At 7 there was already a queue around the corner from the entrance and into the rain, for those already with tickets, and another much shorter queue for those collecting or buying tickets. Little did I realise that molasses on a cold day probably move faster than that short queue did, I spent 20 minutes all but stationary because they were checking ID for every ticket collection and having them signed for before handing them over.
It would also appear that Nightlord started their set a little earlier than 20 past, as the opening strains of “Omens In Entrails” were ringing through the venue as I walked onto the already half full floor, which incidentally was packed solid by the time they were done. What struck me immediately during “Dark Night Dance”, other than Jamie Thorne’s bass notes as they knocked the wind out of me was the clarity of his vocals. While it would be nice to say this was owing to his articulation and enunciation, which did play a huge part, but it was primarily, in my opinion at any rate, because Ferenc Collins and James MacKenzie’s guitars weren’t overpowering in the mix. What I also particularly enjoyed was the tangibility of Neil Wiseman’s kick drum as it rattled my ribcage on the new track “Ghosts From The Machines” which appeared to be really well received by everyone around me. Another new song in the form of “The Gaze of Gorgons” made up for lack of speed by being extremely technical and immensely heavy, exhibiting the 20 years of maturity since their last venture into song-writing. Wrapping up their set with the frenzied pace of “Holy Inquisition”, James’ lead breaks over Ferenc’s driving rhythm still couldn’t whip up the arboreal audience who nevertheless made their support known through heartfelt applause as Nightlord left the stage.
Having never heard of The Generals, I had absolutely no idea what to expect but guessed at them being a thrash band considering the rest of the bill. Labelling themselves as Death ‘n’ Roll is probably a rather apt description with the death vocals and mostly mid-paced music, with the occasional brief blast. I’ve no idea what they opened the set with but they followed it up with “Stand Up Straight” and “Blood for Blood”. It wasn’t until “My Own Demise” that their sound was finally sorted as pretty much each instrument and the vocals were cutting out in turn during the first 3 songs. I don’t recall the name of their final song, but “Shotgun Serenade” and “Consulting with the Sinner” preceded it as they tried to goad the crowd into being more than just passive onlookers, but to no avail.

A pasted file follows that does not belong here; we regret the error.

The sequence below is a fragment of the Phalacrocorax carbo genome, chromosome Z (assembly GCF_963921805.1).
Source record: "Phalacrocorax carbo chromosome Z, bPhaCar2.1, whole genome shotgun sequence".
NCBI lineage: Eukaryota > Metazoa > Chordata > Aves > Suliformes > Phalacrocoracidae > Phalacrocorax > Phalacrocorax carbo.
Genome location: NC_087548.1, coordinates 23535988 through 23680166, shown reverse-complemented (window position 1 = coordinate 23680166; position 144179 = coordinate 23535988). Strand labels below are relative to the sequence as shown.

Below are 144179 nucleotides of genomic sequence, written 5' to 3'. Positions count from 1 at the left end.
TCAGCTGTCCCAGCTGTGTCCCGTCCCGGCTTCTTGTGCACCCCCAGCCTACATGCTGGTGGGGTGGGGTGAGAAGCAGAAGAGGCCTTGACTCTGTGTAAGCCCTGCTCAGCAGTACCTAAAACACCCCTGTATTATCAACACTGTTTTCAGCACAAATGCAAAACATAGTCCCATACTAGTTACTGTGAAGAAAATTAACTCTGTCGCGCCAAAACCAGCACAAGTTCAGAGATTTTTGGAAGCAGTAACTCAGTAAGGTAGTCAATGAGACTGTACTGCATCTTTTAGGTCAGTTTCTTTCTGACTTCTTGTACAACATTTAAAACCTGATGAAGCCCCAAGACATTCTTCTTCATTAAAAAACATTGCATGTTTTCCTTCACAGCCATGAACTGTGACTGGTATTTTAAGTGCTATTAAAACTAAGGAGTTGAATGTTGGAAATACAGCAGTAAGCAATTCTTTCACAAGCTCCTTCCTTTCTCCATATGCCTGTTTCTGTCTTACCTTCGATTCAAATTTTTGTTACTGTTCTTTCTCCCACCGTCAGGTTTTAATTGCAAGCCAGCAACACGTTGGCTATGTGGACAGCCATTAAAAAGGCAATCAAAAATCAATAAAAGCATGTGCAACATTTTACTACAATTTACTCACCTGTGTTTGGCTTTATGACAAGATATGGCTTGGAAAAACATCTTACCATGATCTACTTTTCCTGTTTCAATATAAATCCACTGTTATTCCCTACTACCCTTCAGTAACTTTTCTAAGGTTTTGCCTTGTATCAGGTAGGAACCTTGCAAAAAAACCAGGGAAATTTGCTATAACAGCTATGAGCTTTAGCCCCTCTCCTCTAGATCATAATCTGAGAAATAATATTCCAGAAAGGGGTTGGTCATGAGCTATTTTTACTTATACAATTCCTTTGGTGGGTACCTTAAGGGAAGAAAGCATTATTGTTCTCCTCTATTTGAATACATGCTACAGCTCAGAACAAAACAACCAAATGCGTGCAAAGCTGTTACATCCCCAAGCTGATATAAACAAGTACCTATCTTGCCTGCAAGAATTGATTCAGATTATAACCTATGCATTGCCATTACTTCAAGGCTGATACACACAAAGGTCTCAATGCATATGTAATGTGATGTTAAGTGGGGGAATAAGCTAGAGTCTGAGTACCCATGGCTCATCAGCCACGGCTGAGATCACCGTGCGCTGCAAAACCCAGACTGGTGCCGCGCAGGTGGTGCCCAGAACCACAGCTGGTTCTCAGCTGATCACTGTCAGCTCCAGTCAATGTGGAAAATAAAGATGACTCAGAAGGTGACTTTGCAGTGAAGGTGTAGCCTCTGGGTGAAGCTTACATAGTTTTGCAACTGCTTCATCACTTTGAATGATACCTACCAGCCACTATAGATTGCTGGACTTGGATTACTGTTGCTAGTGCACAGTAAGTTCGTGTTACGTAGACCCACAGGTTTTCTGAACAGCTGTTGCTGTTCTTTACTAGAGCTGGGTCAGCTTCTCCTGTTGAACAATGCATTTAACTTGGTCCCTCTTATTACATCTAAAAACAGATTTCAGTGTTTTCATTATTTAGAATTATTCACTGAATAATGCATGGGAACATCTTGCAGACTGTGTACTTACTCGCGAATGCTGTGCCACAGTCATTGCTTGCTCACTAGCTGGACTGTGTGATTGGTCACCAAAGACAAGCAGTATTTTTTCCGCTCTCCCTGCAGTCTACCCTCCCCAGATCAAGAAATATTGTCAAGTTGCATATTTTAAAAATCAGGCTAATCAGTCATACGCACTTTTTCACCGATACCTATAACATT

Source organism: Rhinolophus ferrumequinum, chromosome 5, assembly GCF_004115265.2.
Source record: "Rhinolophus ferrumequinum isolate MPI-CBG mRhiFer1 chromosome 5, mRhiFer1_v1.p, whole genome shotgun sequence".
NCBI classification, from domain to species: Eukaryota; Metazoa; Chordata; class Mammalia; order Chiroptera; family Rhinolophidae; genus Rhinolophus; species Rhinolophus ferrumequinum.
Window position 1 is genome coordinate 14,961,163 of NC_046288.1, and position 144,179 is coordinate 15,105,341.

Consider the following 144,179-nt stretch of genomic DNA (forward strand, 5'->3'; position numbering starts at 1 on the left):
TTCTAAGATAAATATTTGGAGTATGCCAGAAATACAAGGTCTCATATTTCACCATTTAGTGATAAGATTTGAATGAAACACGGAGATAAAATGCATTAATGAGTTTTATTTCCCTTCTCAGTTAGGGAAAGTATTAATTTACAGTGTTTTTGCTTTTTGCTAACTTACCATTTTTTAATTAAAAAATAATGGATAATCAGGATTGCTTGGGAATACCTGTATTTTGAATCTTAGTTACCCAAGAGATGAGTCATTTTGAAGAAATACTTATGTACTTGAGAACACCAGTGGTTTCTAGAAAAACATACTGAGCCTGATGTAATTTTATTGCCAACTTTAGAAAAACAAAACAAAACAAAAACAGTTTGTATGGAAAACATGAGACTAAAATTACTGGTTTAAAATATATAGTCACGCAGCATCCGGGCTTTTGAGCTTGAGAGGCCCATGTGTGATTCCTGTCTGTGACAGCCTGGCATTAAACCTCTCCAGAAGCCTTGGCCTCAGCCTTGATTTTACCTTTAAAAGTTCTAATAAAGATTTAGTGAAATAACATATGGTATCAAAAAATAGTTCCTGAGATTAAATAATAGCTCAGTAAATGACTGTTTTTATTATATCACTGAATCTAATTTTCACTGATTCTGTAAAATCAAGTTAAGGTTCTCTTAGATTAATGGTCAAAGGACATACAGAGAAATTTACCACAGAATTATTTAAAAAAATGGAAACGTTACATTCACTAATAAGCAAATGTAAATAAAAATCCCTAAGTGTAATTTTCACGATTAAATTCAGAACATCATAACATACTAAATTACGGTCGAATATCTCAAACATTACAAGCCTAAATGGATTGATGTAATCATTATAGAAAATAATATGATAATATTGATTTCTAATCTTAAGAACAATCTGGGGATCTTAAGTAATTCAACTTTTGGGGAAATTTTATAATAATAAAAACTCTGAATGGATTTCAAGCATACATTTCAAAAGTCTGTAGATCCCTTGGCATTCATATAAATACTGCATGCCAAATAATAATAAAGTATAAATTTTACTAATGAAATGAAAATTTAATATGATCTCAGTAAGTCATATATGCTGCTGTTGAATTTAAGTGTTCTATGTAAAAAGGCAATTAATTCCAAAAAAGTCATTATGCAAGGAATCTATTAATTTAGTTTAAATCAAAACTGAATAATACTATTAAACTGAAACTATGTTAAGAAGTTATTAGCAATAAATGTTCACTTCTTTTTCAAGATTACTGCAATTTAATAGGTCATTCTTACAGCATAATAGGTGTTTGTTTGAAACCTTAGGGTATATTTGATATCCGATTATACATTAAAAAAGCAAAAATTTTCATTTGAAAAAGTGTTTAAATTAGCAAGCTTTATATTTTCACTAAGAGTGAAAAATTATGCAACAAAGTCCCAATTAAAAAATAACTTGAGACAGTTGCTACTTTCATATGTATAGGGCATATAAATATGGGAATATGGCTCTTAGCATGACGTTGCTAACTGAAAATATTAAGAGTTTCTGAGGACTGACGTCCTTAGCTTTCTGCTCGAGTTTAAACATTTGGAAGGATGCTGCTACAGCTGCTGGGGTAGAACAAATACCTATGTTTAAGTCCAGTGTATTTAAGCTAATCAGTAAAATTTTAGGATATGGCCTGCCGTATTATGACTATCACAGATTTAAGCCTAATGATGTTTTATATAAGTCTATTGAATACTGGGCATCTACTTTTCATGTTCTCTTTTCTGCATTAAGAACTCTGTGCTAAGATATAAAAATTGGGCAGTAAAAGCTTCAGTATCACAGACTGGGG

After more than a half hour wait, the natives were really starting to get restless as they began to sing along to the songs being played over the PA before the lights finally dimmed and we had an audio clip from a movie involving an exorcism as the intro as the Canadian quartet Annihilator took to the stage. I thought it particularly clever to start the evening off with “Alison Hell” thereby setting the bar rather high for the remainder of the gig. And they did not disappoint. Jeff Waters took care of the vocals on “W.T.Y.D.” which had plenty of audience participation, in both movement and vocals. Speaking of vocals Jeff and Dave Padden pretty much alternated vocal duties all night with Dave emphatically belting out “Knight Jumps Queen”, if you know what I mean, as the diminutive Alberto Campuzano strutted from one end of stage to the other while wielding and playing his mighty bass. Once the sounds of the explosions died down “Reduced to Ash” and “Set the World on Fire” followed quickly while Jeff and Dave roamed the stage getting the most out the wall of Hughes & Kettner cabs. The fast “Refresh the Demon” was followed by the meandering leads of “Never, Neverland” which felt slow in comparison. Staying with the early material for the majority of the set they continued with “No Zone” followed by “Bliss” as it ran into “Second to None” then “I Am in Command” before slowing things completely with the ultra-mellow medley comprising of “Phoenix Rising / Sounds Good to Me / Snake in the Grass” which brought the first half mosh to an end. After sitting rather sedately for the ballads, Mike Harshaw got a pleasant warm up in the form of a 5 minute drum solo to start the second half of set and finally coming to the new material in the form of the excellent “No Way Out” and “Smear Campaign” from the new album ‘Feast’, which I’m now looking forward to acquiring. Remaining in this century “Time Bomb” and “Ambush” kept the pit going as the more tired amongst them started to have more and more lie downs on the wet and slippery floor. They ended their set with another new song and the opening track to the album in the form of “Deadlock” which went down a storm. Owing to the extra 15 minutes of nought happening prior to their coming on stage, the encore was limited to “King of the Kill” with its 1000 guest vocalists singing along to every word that Jeff barked. A fitting end to a great show, but as one would expect from a band which such a huge back catalogue there may have been some favourites they had to omit, but I doubt they left anyone feeling they hadn’t got their money’s worth.